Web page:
HELP! I FOUND A KITTEN CHECKLIST
Depending on the age of your kitten you will need to provide these essentials immediately:
Warmth, Food and Stimulation to Void
WARMTH – Kittens Need to be Kept Warm
Kittens are not able to regulate body warmth for several weeks after being born. Mom’s body temperature is 102 degrees. Kittens up to 4-6 weeks require a constant source of heat such as a covered heating pad or a light bulb. Be sure to allow space in the kitten box for kittens to crawl off or out of the heated area to cool if they get too warm.
A kitten that is not warm enough will not be able to digest their food. The milk will begin to rot in their tummies because their body is too cold to properly digest food.
FOOD – Kittens Need Formula – NOT Milk
Liquid formula is easier to use since you just shake, heat and syringe or bottle feed. Mix the powdered milk replacement according to the directions and warm the milk to body temperature by checking on your wrist. This is a milk product and needs to be refrigerated after opening. I like the pink label better because it is good for 2 weeks. Always write the use by date on the container so the milk does not sour. Regular milk will cause severe diarrhea in a kitten and threaten their life.
Kittens Need to Feed on Their Tummies
Feed kittens just as if they were nursing from their moms – on their tummy. Kittens fed laying on their backs can aspirate milk into their lungs and get pneumonia. After eating please remember to BURP the kittens by gently massaging them or tapping their bottoms till you hear a little “earp.” Use age as a guide to how often they need to eat. With a tummy the size of a pea, little amounts of food more often is best.
The MINI Miracle Nipple is an absolute must for feeding a kitten. These are available online. I like to use the syringe in place of a bottle so I can measure the amount of formula the kittens are drinking.
STIMULATION TO VOID – Bathroom Business
Neonatal kittens under 4 weeks old must be stimulated to go to the bathroom. Mama cats will use their tongues to lick the kittens’ genitals, stimulating them to urinate or defecate and to keep them clean. You need to replicate this behavior with a soft, absorbent material like tissues, toilet paper, or baby wipes.
Gently rub the kitten’s genitals in a circular motion, continuing to do so until they are completely finished. Kittens should pee at every feeding, but may poop only once or twice a day. Stimulate kittens at every feeding cycle, and make sure you keep the area clean to avoid scalding and bacterial buildup on their sensitive skin.
Yellow urine indicates the kitten is dehydrated and needs to be fed more often and receive more formula.
Clearer urine indicates proper hydration.
Housing & Safety
Up to 3 weeks of age, kittens do not require a lot of space. They can be kept in a storage container (WITHOUT the lid on) with a towel or small blanket in the bottom. They do not require litter or playthings at this age. They just need food, warmth and help to go to the bathroom. They should be in a safe location, away from other pets or small children.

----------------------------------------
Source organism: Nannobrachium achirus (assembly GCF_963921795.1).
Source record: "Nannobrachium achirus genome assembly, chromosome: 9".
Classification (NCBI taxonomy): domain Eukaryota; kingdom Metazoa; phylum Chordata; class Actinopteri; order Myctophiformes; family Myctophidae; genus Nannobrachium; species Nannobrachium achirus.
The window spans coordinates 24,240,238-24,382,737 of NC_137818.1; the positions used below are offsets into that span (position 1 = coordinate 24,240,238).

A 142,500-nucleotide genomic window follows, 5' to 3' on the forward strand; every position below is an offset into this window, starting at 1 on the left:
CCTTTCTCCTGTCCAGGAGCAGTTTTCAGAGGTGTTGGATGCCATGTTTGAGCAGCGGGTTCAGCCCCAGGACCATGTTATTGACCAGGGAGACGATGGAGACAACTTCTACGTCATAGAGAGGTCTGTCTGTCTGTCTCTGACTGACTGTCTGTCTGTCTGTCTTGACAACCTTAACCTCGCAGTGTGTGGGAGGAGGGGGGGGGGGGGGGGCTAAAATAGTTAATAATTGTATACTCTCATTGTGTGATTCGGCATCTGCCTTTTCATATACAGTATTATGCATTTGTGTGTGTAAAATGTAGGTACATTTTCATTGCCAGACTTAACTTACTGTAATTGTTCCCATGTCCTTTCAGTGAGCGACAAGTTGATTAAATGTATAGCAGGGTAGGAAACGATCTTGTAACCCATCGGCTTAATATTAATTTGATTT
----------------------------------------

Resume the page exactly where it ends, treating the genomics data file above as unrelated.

Feeding Older Kittens
For older kittens, about 4-5 weeks old you will want to continue with formula while at the same time introducing them to kitten pate. Kitten pate is smoother and easier for them to eat as well as being higher in calories which will help them to grow and be healthy.
You will want to mix the pate with the formula into a slurry. Then build little mountain like shapes on a shallow plate so the kitten can grab the food, like they would latch on to the nipple. You might have to introduce the food to them by putting a little on your finger and wiping it in their mouth. The kittens initially might just lick their mouth and then want a bottle. You will need to repeat this over the course of a week or so until they get the idea that this is for eating. Continue to provide them with formula so they do not lose weight. Refer again to the feeding chart as a guide on how much to feed a growing kitten.
At about 6 weeks of age, dry kitten food can be introduced in a small bowl for free feeding. Canned food is preferred as it provides the kitten more hydration than dry food, but dry food is a good supplement and the kitten can feed if they are particularly hungry before the regular feeing time.
Use NON-CLUMPING Kitty Litter!
Like all babies, kittens put everything in their mouth and chew on it. This includes the litter. Use only NON clumping litter to prevent the kittens from getting digestive blockages from eating clumping litter. A small litter box or a cardboard box lid should be adequate. Kittens will naturally want to cover their pee and poop. They just have to be placed in the box once or twice after eating and it’s a natural progression for them. After 7-8 weeks kittens can be trusted with clumping litter.
Medical Concerns / Reasons to Contact a Vet Immediately:
- Diarrhea more than 1 day
- Difficulty breathing
- Eye infections
- Lack of appetite
- Respiratory infection
- Weight loss or not gaining weight
Thank You for helping the kittens to survive the very first hours of their lives!!!!
Find more information and videos on neonatal kitten care http://www.kittenlady.org/webinar